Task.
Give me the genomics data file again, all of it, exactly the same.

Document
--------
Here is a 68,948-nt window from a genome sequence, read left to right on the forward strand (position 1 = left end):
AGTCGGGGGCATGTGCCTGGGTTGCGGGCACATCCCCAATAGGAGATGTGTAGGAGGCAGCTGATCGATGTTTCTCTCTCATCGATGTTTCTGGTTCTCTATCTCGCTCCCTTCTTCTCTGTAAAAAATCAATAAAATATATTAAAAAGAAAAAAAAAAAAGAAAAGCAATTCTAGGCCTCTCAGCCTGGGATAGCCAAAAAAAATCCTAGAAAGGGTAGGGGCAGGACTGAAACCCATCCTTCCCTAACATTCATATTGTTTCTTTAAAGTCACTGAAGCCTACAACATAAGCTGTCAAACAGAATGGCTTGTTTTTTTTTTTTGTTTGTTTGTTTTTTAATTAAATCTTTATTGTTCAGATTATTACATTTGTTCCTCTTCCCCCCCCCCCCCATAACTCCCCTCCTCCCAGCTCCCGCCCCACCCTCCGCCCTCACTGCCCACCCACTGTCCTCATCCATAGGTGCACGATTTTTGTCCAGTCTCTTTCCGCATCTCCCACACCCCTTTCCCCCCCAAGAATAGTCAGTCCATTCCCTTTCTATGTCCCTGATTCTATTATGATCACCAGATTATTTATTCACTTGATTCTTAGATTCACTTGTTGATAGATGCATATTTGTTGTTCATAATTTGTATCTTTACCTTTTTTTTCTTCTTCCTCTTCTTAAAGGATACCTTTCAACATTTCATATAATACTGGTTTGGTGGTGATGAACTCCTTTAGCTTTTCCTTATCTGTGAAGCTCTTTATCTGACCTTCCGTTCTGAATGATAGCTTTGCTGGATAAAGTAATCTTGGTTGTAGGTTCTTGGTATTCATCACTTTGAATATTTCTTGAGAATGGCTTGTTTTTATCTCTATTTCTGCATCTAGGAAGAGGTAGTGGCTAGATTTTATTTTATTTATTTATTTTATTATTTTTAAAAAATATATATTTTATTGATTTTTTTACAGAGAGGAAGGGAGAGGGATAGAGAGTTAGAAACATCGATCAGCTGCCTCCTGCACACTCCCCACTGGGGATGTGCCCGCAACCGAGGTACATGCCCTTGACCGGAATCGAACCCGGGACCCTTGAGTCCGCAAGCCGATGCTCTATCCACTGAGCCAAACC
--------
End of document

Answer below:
Here is a 68,948-nt window from a genome sequence, read left to right on the forward strand (position 1 = left end):
AGTCGGGGGCATGTGCCTGGGTTGCGGGCACATCCCCAATAGGAGATGTGTAGGAGGCAGCTGATCGATGTTTCTCTCTCATCGATGTTTCTGGTTCTCTATCTCGCTCCCTTCTTCTCTGTAAAAAATCAATAAAATATATTAAAAAGAAAAAAAAAAAAGAAAAGCAATTCTAGGCCTCTCAGCCTGGGATAGCCAAAAAAAATCCTAGAAAGGGTAGGGGCAGGACTGAAACCCATCCTTCCCTAACATTCATATTGTTTCTTTAAAGTCACTGAAGCCTACAACATAAGCTGTCAAACAGAATGGCTTGTTTTTTTTTTTTGTTTGTTTGTTTTTTAATTAAATCTTTATTGTTCAGATTATTACATTTGTTCCTCTTCCCCCCCCCCCCCATAACTCCCCTCCTCCCAGCTCCCGCCCCACCCTCCGCCCTCACTGCCCACCCACTGTCCTCATCCATAGGTGCACGATTTTTGTCCAGTCTCTTTCCGCATCTCCCACACCCCTTTCCCCCCCAAGAATAGTCAGTCCATTCCCTTTCTATGTCCCTGATTCTATTATGATCACCAGATTATTTATTCACTTGATTCTTAGATTCACTTGTTGATAGATGCATATTTGTTGTTCATAATTTGTATCTTTACCTTTTTTTTCTTCTTCCTCTTCTTAAAGGATACCTTTCAACATTTCATATAATACTGGTTTGGTGGTGATGAACTCCTTTAGCTTTTCCTTATCTGTGAAGCTCTTTATCTGACCTTCCGTTCTGAATGATAGCTTTGCTGGATAAAGTAATCTTGGTTGTAGGTTCTTGGTATTCATCACTTTGAATATTTCTTGAGAATGGCTTGTTTTTATCTCTATTTCTGCATCTAGGAAGAGGTAGTGGCTAGATTTTATTTTATTTATTTATTTTATTATTTTTAAAAAATATATATTTTATTGATTTTTTTACAGAGAGGAAGGGAGAGGGATAGAGAGTTAGAAACATCGATCAGCTGCCTCCTGCACACTCCCCACTGGGGATGTGCCCGCAACCGAGGTACATGCCCTTGACCGGAATCGAACCCGGGACCCTTGAGTCCGCAAGCCGATGCTCTATCCACTGAGCCAAACC